google wave is a new type of web 2.0 hosted communication, presented at google's i/o conference a view days ago. http://wave.google.com . it is very early to tell what it really is, but it could be big. it is very open and also consists of an open protocol for communication, that can be used (basically) for everything - and that's where i started to think about sage. but first, i explain what i think it does and how sage could play a role in there!
a server (not necessarily google - it's more like jabber/xmpp where everybody could host a server and servers talk to each other if users use different servers) hosts the "communication", called "wave". that's a tree-like structure of data, replies, extensions, meta-info, etc. if someone modifies something or adds a reply, every other participant sees the modification in real-time.
there are also artificial participants, called robots. they can also do things just like a regular user. example: spellchecking! a spellchecker analyzes all text and if something is odd, it annotates/modifies the text.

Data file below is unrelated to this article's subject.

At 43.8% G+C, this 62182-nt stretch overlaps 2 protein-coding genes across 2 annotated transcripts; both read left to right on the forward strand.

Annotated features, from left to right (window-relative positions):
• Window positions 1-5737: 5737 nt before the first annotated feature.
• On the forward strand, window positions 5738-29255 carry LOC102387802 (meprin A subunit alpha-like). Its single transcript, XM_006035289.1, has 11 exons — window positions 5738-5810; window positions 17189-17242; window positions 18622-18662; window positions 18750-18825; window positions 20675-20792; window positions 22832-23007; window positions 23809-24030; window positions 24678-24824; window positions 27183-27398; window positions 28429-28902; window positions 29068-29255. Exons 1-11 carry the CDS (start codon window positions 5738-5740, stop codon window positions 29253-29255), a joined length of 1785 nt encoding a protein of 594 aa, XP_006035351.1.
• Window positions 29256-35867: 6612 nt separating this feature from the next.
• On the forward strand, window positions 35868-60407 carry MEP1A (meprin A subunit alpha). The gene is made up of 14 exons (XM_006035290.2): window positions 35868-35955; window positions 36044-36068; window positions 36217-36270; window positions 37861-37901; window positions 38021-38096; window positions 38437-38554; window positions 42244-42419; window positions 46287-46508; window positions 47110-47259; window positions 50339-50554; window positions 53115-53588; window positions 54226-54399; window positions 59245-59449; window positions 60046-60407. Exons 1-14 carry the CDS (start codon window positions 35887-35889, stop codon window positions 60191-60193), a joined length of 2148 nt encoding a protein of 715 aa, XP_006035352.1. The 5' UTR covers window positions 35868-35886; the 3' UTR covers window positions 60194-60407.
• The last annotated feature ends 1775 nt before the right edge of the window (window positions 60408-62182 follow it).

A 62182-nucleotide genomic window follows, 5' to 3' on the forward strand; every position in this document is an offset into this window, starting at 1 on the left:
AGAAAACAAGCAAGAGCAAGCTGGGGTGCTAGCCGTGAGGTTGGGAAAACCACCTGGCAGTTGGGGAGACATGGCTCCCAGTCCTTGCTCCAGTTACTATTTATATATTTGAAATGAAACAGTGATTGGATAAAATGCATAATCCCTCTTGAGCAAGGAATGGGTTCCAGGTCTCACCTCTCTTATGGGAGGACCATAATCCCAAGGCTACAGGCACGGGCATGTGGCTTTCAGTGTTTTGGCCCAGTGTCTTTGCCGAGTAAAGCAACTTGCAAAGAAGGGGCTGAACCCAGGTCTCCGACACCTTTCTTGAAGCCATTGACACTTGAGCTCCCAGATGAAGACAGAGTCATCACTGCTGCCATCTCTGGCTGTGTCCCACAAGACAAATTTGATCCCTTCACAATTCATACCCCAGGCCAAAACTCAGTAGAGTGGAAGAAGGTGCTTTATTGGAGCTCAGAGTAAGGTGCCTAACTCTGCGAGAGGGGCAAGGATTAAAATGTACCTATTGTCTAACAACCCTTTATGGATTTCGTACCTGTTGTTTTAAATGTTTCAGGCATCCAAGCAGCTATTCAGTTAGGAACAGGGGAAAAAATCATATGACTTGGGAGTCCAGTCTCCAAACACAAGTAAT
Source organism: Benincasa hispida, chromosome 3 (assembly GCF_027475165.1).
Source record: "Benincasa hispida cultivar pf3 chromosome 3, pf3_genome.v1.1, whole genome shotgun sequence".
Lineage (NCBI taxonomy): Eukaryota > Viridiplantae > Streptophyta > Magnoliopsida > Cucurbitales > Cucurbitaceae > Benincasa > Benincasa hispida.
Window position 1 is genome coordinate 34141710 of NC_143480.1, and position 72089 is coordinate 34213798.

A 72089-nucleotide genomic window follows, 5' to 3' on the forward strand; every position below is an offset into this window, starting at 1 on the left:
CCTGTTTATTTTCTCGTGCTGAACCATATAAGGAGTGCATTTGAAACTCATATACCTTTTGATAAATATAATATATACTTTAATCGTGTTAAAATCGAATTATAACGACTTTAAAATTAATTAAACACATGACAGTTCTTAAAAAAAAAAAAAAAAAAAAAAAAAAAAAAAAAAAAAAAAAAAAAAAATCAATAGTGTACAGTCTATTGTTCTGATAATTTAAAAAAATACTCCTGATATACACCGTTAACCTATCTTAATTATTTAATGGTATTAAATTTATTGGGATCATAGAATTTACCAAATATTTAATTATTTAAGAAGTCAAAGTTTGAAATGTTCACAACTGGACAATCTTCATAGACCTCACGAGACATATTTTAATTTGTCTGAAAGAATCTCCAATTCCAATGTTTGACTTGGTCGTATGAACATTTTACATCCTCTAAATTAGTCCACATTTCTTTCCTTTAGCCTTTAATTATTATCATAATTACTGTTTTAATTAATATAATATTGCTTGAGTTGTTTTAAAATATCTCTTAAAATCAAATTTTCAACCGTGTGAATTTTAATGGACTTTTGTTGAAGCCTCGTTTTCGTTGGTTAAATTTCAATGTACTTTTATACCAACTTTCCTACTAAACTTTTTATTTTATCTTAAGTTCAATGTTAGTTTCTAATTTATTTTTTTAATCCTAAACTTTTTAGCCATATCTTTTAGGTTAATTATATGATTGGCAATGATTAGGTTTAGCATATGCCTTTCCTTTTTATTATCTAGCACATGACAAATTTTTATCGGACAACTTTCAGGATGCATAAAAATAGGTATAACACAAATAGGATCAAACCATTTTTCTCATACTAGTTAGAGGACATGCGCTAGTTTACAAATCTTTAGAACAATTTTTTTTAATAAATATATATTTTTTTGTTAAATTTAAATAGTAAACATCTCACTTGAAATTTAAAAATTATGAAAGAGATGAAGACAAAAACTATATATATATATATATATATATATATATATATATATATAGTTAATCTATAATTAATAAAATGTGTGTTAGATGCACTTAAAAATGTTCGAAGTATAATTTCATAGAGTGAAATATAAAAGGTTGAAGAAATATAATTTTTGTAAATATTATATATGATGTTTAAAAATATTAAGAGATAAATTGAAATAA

okay, how works synchronization? basically, all operations happen on the server. i think it is an abelian group so that there are no "destructive" operations - only invertible - that cannot destroy the state-flow and the sum of all state changes is the current state. therefore, there is only one thread of communication for all participants. if something happens (lost connection), everything is re-synced fast.
the interesting point is, there are also gadgets: interactive elements for all participants (an example is a chess game) and that's where i think sage could be used. basically, my idea is to implement a button to create a cell from the notebook. then, you enter the url of a sage server + your credentials. now, input is sent to the server (also, autocomplete ....) and you get the answer back and a new cell is created. if i understand it correctly, the server is actually talking to sage, so it is possible that several users edit at the same time and the actual cell-data is saved inside this "wave".
what's missing is formatting the formulas - but there is also mathml which could do it.
i applied for an early developer sandbox access, once i know more about this i'll tell you more.